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Spectropop - Digest Number 2147



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               SPECTROPOP - Spectacular! Retro! Pop!
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There are 14 messages in this issue.


Topics in this digest:

      1. Orphelia McFall / Ophelia McCall
           From: Martin Roberts 
      2. Re: Mousie & the Traps
           From: Mick Patrick 
      3. Re: Mousie & the Traps
           From: Simon White 
      4. Re: Top 10 Classic Rock Christmas Albums ???
           From: Regina Litman 
      5. Re: Concert Room / Saturn
           From: Hasse Huss 
      6. Re: Mod v. Motown
           From: Simon White 
      7. "Baby I Love You" by Andy Kim
           From: Regina Litman 
      8. Searching
           From: Artie Wayne 
      9. Beach Boys
           From: Mike Edwards 
     10. Motown covers . . . good 'n' bad
           From: Regina Litman 
     11. Rub online elbows with those who made the music of our generation
           From: Artie Wayne 
     12. Re: "Childhood Friends"
           From: Davie Gordon 
     13. Re: WABC
           From: Bob Radil 
     14. Cedit where credit is due
           From: Gary Myers 


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________________________________________________________________________ Message: 1 Date: Sun, 4 Dec 2005 21:04:17 -0000 From: Martin Roberts Subject: Orphelia McFall / Ophelia McCall Thanks to Hasse Huss for his interesting letter to S'pop re Orphelia McFall's "He's Never There" (Saturn 403). I was surprised to hear of another release of the 45. Which came first, who knows, who cares? I do! I've found one other release on the label, Concert Room CR 371 by Dick Dale & His Deltones, "We'll Never Hear The End Of It" / "Fairest Of Them All", apparently released on yellow vinyl. Interestingly this was also released on Saturn 401 and Yes 7014, with a pic sleeve. All released in '63. The record was originally released on Cupid 106 in '60. (Information from Pete Hoppula's site (very good, especially if you like tits and arse): http://www.wangdangdula.com/ Does this info offer any further insight? Not really, unless it shows Concert Room and Saturn were related. I am aware but have not heard Ophelia McCall's Little Star release and would assume the two ladies are related. I did hope my ROTW review would prompt a musica playing of it! Still time if anyone has a copy they'd like to share. Dorothy Berry's 'The Girl Who Stopped The Duke Of Earl', is a previous ROTW and another Ron Barrett related disc: http://www.spectropop.com/JackNitzsche/pastrotw2.htm#dorothyberry Martin -------------------[ archived by Spectropop ]-------------------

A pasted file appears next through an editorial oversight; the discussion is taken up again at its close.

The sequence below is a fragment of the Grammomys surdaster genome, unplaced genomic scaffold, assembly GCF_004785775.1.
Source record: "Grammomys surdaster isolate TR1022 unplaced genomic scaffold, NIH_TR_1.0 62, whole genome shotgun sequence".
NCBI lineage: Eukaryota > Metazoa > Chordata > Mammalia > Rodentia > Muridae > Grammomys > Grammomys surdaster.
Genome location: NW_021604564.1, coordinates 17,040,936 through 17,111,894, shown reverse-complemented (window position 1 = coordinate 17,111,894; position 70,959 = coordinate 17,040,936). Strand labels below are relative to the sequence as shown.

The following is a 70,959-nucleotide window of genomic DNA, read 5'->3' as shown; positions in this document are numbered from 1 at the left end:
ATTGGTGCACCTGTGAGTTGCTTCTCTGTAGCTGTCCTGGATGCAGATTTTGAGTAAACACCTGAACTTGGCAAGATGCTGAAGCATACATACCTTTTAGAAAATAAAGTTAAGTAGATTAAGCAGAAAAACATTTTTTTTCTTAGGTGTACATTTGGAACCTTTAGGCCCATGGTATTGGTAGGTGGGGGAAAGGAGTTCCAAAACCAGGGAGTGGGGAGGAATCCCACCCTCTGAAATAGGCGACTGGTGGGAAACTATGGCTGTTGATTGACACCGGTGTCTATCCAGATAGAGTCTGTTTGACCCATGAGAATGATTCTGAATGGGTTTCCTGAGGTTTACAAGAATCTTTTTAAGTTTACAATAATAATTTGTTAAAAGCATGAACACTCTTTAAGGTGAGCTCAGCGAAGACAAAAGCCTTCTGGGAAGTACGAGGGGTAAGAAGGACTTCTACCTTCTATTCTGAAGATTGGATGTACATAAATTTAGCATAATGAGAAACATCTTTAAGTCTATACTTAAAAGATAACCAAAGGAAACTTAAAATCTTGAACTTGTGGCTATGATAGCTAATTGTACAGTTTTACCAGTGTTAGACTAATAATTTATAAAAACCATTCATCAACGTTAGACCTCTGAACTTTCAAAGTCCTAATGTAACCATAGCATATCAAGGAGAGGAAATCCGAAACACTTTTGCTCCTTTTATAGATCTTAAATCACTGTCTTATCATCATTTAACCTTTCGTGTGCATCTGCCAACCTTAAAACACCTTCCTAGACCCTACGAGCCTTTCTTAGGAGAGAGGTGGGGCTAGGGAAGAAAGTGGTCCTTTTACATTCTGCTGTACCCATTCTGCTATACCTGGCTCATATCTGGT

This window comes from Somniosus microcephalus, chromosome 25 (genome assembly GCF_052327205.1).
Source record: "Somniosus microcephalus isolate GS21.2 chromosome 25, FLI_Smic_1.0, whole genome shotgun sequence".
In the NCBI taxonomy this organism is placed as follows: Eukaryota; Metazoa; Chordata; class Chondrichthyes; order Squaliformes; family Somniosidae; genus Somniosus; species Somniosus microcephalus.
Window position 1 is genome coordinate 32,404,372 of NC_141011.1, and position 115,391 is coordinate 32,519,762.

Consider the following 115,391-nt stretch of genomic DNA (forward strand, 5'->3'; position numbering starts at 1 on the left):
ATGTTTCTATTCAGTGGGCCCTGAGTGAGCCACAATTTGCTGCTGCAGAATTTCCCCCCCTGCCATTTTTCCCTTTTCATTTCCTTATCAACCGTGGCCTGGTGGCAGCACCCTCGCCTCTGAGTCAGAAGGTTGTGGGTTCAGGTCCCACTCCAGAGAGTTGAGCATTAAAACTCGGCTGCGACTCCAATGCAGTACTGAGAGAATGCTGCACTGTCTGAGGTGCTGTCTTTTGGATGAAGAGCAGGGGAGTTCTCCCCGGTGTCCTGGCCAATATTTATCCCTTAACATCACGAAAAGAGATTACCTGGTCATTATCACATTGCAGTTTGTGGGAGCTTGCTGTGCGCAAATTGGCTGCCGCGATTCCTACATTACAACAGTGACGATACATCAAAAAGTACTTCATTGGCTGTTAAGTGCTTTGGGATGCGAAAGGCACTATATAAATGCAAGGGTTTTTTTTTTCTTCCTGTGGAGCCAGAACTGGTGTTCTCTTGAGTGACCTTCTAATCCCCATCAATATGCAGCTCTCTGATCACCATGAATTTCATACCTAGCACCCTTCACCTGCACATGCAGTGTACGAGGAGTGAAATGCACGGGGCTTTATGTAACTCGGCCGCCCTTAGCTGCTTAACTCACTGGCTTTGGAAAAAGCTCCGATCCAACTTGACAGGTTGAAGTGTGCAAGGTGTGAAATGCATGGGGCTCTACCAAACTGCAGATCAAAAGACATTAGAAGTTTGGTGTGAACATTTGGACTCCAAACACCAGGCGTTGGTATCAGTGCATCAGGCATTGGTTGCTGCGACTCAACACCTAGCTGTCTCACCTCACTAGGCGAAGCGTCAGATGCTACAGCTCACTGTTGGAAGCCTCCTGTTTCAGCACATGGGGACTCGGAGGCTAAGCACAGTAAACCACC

Message: 2 Date: Sun, 4 Dec 2005 21:39:22 -0000 From: Mick Patrick Subject: Re: Mousie & the Traps James Holvay: > I wrote and produced the group back in 1965. Mousie and The > Traps were Latino girls from the north side of Chicago. The > group consisted of 2 sisters and their cousin. The "B Side" > was "How About You". I do have a picture of the group. It > blows my mind that 40 years later, it ends re-issued in the > UK. Thanks for the info, James. Can you remember how the record came about? Or the members' names? Or how they acquired the moniker Mousie & the Traps? They arrived on the scene at the same time as Mouse & the Traps on the nearby Fraternity label of Cincinnati - coincidence? What studio did you use? Did you work with any other Chicago girl groups? Or solo females? Hey la, Mick Patrick -------------------[ archived by Spectropop ]-------------------
Message: 3 Date: Mon, 05 Dec 2005 08:38:30 +0000 From: Simon White Subject: Re: Mousie & the Traps James Holvay wrote: > Mick: I wrote and produced the group back in 1965. Mousie and > The Traps were Latino girls from the north side of Chicago. > The group consisted of 2 sisters and their cousin. The "B Side" > was "How About You". I do have a picture of the group. It blows > my mind that 40 years later, it ends re-issued in the UK. James, it blows my mind that here you are telling us about the group! It has to be said though that the record is one of the reasons I slowed down on collecting the "Toddlin Town" label releases because it's a relatively expensive record here in the UK. Therefore I never got the 45. But one day.... -------------------[ archived by Spectropop ]-------------------
Message: 4 Date: Mon, 05 Dec 2005 00:58:32 -0000 From: Regina Litman Subject: Re: Top 10 Classic Rock Christmas Albums ??? Bill Smith wrote: > It can be safely said, the only thing rock critics agree on is > Spector's "A Christmas Gift To You" is the best Christmas album. > Not to this guy: > http://holidays.about.com/od/entertainment/tp/top10_christmas.htm I don't think the acts represented on "A Christmas Gift to You" fit under the definition of "class rock", as understood by many critics. The designation "classic rock" tends to refer to the acts who were played on Album Oriented Rock stations (mainly on the FM dial) in the time period starting around late 1967, not those played only on Top 40 and/or soul/r&b stations in the time period starting around 1955. I was pleasantly surprised to see "Christmas Joy" by the Ventures in this list, though. This album was released around 2002. They also have another great Christmas album, released in the mid-1960s. -------------------[ archived by Spectropop ]-------------------